Theresa May Failed Because She Never Fully Embraced Brexit

British Prime Minister Theresa May reacts as she turns away after making a speech in the street outside 10 Downing Street in London, England, Friday, May 24, 2019. Theresa May says she'll quit as UK Conservative leader on June 7, sparking contest for Britain's next prime minister. (AP Photo/Alastair Grant)

British Prime Minister Theresa May announced that she was stepping down as prime minister on June 7, setting the stage for a battle royale among several conservative candidates seeking to replace her.


The long-expected announcement by May brings to a close what some analysts are saying was “one of the most tumultuous and unsuccessful premierships in modern British history.” Indeed, May’s failure to enact a plan that would lead to an orderly exit of Great Britain from the European Union will haunt her legacy far into the future.

In part, she was a victim of circumstance. Her own party was roiled by divisions between MPs wanting a “hard Brexit” that would sever almost all ties with the EU as well as the customs union, and those desiring a “soft Brexit” that would maintain most ties with rest of the continent while easing Britain into free trade agreements with individual nations.

Was it ever possible for May to bridge the gap and satisfy a majority? Most experts doubt it.


“The imperceptible and unquantifiable phenomenon of political power” had drained away, said one Tory minister who backed her until the end. “It had gone.”

Theresa May had inherited the biggest political challenge for any U.K. prime minister since 1945 — and  proved unequal to the task. Personal and political shortcomings met the inescapable reality of parliamentary arithmetic, EU powerand the Irish border.

Instead of delivering Brexit and making the country work for provincial Britain, as she promised, she departs leaving an even bigger crisis than the one she inherited, with little — if anything — by way of domestic achievements to show by way of mitigation.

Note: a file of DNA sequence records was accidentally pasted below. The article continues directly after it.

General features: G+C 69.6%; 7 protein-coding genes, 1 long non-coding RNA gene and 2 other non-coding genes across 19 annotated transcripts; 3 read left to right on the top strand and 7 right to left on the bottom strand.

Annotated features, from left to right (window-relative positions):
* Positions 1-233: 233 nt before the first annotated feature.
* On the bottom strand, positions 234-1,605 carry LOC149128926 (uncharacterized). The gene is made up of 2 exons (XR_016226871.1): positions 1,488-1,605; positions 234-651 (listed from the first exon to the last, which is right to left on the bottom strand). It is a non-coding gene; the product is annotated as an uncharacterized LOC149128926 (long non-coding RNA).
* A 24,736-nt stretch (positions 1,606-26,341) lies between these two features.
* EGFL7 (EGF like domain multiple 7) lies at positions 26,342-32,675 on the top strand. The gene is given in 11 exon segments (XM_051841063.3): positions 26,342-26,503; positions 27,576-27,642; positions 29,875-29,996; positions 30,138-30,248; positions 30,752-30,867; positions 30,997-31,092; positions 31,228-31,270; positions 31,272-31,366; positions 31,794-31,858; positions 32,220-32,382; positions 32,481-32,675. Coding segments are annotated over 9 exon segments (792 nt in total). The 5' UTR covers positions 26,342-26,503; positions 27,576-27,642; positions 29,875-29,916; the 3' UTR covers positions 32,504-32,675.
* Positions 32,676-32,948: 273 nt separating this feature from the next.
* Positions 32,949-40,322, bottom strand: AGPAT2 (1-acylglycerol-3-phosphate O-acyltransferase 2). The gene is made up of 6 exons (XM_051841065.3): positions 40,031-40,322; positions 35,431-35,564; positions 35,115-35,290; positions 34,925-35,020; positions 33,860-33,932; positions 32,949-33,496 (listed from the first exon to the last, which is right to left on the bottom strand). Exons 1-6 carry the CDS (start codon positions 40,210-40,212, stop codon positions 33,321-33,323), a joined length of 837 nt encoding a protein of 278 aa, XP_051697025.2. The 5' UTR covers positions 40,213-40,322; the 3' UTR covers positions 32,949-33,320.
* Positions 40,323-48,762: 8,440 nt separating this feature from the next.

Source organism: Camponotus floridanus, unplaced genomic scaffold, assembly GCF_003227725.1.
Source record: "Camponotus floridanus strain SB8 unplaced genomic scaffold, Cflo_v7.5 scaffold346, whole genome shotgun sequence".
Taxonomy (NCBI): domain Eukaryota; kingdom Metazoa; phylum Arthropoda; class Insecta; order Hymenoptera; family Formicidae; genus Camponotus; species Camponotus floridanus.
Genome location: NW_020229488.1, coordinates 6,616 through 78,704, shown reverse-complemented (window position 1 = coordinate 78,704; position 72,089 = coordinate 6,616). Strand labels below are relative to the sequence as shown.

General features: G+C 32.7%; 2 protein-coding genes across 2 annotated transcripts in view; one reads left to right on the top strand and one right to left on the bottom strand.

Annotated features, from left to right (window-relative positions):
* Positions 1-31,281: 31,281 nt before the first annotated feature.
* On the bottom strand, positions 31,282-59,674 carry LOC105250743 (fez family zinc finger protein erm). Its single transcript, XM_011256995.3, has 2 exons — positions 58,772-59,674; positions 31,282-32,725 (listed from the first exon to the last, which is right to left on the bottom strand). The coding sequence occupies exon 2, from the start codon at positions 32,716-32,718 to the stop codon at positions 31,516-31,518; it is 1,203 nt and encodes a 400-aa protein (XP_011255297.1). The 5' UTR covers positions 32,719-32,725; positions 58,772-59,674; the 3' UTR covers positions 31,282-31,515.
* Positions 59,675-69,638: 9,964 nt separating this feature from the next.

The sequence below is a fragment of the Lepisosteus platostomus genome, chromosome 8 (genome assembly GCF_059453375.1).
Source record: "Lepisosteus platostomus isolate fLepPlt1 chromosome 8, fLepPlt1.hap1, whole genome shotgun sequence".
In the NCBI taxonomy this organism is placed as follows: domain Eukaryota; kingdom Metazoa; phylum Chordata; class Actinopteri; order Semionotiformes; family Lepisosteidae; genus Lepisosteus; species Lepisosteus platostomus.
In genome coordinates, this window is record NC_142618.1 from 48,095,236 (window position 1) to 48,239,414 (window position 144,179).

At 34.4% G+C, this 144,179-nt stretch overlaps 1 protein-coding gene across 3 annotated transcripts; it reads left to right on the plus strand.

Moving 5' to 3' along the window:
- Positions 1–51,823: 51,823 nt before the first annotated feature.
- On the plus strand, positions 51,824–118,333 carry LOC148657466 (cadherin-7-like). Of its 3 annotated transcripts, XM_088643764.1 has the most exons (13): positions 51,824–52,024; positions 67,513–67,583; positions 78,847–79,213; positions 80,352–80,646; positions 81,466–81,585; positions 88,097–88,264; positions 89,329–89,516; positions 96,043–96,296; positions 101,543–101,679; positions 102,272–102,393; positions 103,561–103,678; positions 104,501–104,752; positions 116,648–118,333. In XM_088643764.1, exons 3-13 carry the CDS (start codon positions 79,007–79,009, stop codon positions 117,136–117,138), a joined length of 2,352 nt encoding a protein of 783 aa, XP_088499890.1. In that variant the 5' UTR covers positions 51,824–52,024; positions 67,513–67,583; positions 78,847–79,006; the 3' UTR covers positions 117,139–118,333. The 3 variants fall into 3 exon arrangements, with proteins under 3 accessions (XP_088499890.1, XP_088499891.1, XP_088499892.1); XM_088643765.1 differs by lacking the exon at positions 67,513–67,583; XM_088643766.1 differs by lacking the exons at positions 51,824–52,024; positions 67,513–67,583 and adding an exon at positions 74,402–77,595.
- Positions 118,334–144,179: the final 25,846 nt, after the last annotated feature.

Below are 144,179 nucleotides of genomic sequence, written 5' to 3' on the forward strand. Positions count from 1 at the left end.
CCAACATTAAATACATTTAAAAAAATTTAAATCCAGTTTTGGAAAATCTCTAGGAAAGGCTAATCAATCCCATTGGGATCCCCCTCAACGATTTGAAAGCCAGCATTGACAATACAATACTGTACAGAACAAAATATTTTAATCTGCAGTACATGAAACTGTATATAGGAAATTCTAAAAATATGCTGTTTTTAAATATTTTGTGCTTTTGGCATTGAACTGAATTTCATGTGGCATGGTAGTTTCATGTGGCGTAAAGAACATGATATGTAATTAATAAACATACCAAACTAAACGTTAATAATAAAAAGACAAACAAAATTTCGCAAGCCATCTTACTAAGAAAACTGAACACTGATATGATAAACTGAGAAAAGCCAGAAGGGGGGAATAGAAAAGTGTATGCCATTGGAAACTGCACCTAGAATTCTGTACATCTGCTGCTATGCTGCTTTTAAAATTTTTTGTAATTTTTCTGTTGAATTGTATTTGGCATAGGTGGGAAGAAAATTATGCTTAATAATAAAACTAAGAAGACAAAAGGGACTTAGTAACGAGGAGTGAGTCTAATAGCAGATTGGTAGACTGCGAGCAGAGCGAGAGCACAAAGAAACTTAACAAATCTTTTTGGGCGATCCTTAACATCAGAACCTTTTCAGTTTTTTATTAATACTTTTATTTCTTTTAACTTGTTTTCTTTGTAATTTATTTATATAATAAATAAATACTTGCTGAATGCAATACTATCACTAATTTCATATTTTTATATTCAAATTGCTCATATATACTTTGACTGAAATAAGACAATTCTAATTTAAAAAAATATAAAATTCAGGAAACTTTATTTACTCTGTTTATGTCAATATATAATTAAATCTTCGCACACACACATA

The tantalizing question being asked by many Tories is, would a more competent and stronger prime minister have been able to unite the Conservatives and bring Brexit to fruition? May showed a lack of energy and commitment in making Brexit a reality. She tried too hard to satisfy everyone and, in the end, not only failed utterly, but lost the respect of friend and foe alike.

What would Margaret Thatcher have done? The “Iron Lady” of British politics also faced severe challenges during her premiership, but met each of them head on and carried the rest of the country with her in the process. She, like her contemporary Ronald Reagan, succeeded because of her commitment to basic principles of leadership.

There are times when a leader must compromise to achieve a goal. But both Reagan and Thatcher knew instinctively when it was time to take sides and fight like hell for what they believed was right. Theresa May was never able to make that kind of commitment to either a hard or soft Brexit. She tried to please the hardliners, the moderates, and the EU bureaucrats in Brussels all at once and ended up pleasing no one and was cast aside ignominiously.


The future of Brexit is cloudy. There is no doubt Great Britain will leave the EU. But how they do it and how it will affect the British economy and the nation’s relations with other EU members will have to be determined by the next prime minister.


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